I had no idea when my daughter invited six friends for a birthday party that it would mean a marathon in the kitchen for me.
I should have known. I’ve been hosting children’s birthday parties for 22 years. But for some reason this took me by surprise as, at midnight last night, I realized I’d been in the kitchen all day long. The plan had been for the girls – ages thirteen and fourteen – to make their own pizzas for dinner. We’ve done this before to great acclaim. I make the dough and prepare the toppings, and they set to. It’s messy, loud, fun, busy, then they all sit down to their own creations.
In the past, I suppose birthday parties have seemed a bit easier because the children were younger, their palates less evolved, their games more planned. For years, in this French enclave I call home, the American games of pin the tail on the donkey, push the peanut across the rug with your nose, find the paperclips in the bowl of rice, and bobbing for apples kept kids delighted, and a pizza topped with tomato sauce and cheese was enough. The era of games is over; that of finer food has arrived. Yesterday’s pizzas had tomato sauce – I make it in the summer and freeze it – and cheeses, though this time there were two instead of one. There were mushrooms sautéed in garlic, fresh pork sausage lightly cooked, thinly sliced onions. Still very simple, of course, but more involved.
As the day and evening wore on, I could see that a cooking session wasn’t in the cards – the girls were way too occupied with makeovers, nail polishing, and making videos of the processes. My daughter agreed with relief, and I made the pizzas and put them in the oven. I then realized I hadn’t finished the frosting for the birthday cupcakes, so I did that, putting it outside in the cold so it would set faster.
Back in the kitchen, the pizzas were coming along nicely. As they baked, I looked up recipes for waffles – the request for breakfast – toying with the idea of making the batter while I waited. I was about to start when the girls filed in, haunted by starvation. There was, I could see, no time to waste. I held them off with carrot sticks, got the pizzas out to cool, and whisked the frosting, which was now spreadable.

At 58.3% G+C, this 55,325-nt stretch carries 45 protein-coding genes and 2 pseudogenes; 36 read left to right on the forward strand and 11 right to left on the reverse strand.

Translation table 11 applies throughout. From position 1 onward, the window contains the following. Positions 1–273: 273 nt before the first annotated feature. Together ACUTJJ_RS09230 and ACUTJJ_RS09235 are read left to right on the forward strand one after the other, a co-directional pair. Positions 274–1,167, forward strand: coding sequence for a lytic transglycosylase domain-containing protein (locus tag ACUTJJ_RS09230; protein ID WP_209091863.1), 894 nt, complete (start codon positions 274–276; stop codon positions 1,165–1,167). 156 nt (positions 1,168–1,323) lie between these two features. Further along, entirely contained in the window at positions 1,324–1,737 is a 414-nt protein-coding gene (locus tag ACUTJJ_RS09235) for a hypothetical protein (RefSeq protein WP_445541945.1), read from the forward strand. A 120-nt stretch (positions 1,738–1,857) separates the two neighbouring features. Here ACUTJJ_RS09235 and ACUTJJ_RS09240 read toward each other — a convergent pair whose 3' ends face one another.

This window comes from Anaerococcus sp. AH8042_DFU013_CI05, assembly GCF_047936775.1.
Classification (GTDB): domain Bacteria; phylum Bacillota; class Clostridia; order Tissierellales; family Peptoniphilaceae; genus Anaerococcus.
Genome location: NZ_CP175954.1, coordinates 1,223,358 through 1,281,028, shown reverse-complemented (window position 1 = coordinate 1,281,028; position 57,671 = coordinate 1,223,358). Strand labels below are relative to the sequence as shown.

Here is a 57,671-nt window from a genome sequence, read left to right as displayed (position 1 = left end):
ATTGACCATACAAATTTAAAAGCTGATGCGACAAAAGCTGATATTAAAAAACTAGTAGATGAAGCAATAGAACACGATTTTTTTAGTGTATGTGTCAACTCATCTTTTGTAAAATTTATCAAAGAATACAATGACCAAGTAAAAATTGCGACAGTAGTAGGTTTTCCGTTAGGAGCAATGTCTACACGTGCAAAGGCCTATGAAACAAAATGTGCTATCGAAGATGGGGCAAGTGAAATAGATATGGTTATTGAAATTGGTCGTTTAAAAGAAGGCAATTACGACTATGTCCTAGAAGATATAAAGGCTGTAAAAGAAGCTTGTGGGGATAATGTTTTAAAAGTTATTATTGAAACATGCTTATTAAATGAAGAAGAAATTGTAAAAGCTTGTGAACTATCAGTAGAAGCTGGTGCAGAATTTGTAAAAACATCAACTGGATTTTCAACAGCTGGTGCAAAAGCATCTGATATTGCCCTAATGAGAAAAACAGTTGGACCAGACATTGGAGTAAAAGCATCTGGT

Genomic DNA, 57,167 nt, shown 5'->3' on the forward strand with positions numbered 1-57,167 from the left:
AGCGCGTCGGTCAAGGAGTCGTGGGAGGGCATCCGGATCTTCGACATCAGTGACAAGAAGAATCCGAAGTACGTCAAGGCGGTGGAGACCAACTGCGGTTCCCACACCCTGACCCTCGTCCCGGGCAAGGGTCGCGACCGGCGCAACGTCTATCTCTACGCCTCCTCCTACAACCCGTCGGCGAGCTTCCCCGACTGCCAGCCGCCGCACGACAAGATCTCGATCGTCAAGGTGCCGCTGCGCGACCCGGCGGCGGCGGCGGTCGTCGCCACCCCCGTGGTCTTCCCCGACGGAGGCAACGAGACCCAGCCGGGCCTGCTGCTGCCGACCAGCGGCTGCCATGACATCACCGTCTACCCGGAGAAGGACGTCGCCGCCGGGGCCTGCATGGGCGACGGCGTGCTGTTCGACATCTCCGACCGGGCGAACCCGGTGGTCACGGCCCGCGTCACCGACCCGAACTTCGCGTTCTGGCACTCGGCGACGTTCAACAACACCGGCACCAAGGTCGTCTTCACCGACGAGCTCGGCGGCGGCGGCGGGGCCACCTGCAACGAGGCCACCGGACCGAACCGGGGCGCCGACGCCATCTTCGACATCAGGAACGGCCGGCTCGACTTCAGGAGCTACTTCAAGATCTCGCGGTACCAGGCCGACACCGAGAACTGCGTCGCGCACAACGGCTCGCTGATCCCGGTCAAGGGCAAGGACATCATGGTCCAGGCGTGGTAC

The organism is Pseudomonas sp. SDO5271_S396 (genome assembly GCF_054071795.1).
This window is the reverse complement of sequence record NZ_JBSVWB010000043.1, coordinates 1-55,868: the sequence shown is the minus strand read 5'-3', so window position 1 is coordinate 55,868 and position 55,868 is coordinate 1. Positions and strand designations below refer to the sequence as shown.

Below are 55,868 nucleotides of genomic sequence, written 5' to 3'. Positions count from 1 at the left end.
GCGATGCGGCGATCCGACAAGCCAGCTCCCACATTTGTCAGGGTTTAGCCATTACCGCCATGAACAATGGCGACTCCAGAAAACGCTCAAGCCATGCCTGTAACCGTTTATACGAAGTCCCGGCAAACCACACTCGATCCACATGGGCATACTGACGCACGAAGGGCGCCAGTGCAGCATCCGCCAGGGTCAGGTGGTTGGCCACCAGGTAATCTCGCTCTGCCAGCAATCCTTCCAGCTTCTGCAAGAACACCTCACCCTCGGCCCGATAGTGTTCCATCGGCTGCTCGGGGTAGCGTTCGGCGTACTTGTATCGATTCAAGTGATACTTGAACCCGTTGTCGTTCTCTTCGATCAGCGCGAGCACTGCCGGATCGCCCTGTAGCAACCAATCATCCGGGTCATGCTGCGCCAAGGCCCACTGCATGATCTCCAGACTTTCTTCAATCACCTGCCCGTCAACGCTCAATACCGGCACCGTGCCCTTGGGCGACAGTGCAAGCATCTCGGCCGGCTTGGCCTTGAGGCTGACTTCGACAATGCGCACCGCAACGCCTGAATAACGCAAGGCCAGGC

As the girls organized themselves and the table, then took the pizza out to the dining room, I had just the time to frost the cupcakes before two came back to claim them. They decorated and planted candles, then gingerly carried them back to the dining room while I followed to take photos.
Friends had joined me for dinner (we enjoyed the pizza too, with a green salad on the side). We relaxed in the kitchen while the girls continued their evening.
I got up early to make the waffles – which take forever; why cannot someone invent a quick waffle iron? – so that by the time the girls came downstairs, a pile was waiting, along with the chocolate sauce and whipped cream (from a can) that one of the girls had brought with her, for garnish. I didn’t think to take photos of the results and by the time I re-entered the dining room, the chocolate sauce and whipped cream were wisps of memory. Below is the adult version of the waffle, topped with bitter orange marmalade.
It’s now getting to be late afternoon of day two, and the girls are still here. They’ve had their lunch – leftover pizza – and they’re off on another round of makeovers and hair styling. Me? I’m contemplating dinner with friends, planned a long while ago. I’m leaning towards salad, bread, and cheese, with fresh fruit for dessert.
Enjoy the waffle recipe below! Serve à la française, with warm chocolate sauce and whipped cream, or a l’Américaine, with lightly salted butter and maple syrup!
1 to 1-1/4 cups 250-310ml) milk
4 tablespoons (60g) unsalted butter
1-1/4 to 1-1/2 cups (170g) all-purpose, unbleached flour
2 teaspoons baking powder
1/2 teaspoon fine sea salt
3 large eggs (1 separated)
1 to 2 teaspoons mild vegetable oil, for the waffle iron, if necessary
1. Preheat the waffle iron. Preheat the oven to about 150F (65C), to keep the waffles warm.
2. Combine 1 cup milk and the butter in a small saucepan over medium heat. When hte butter has melted, remove from the heat and cool to lukewarm.
3. Sift 1-1/4 cups flour and the remaining dry ingredients together onto a piece of parchment paper.
4. In a large bowl, whisk together the 2 eggs and the egg yolk until they are well mixed. Add the milk mixture, whisk, then quickly whisk in the dry ingredients. If the batter is too thick, add additional milk; if it is too thin, add additional flour.
5. In a separate bowl, whisk the egg white until it holds soft peaks. Fold it into the batter.
6. When the waffle iron is heated, oil it if necessary and when the oil is hot, add about 1/2 cup batter for each waffle.
about 8 waffles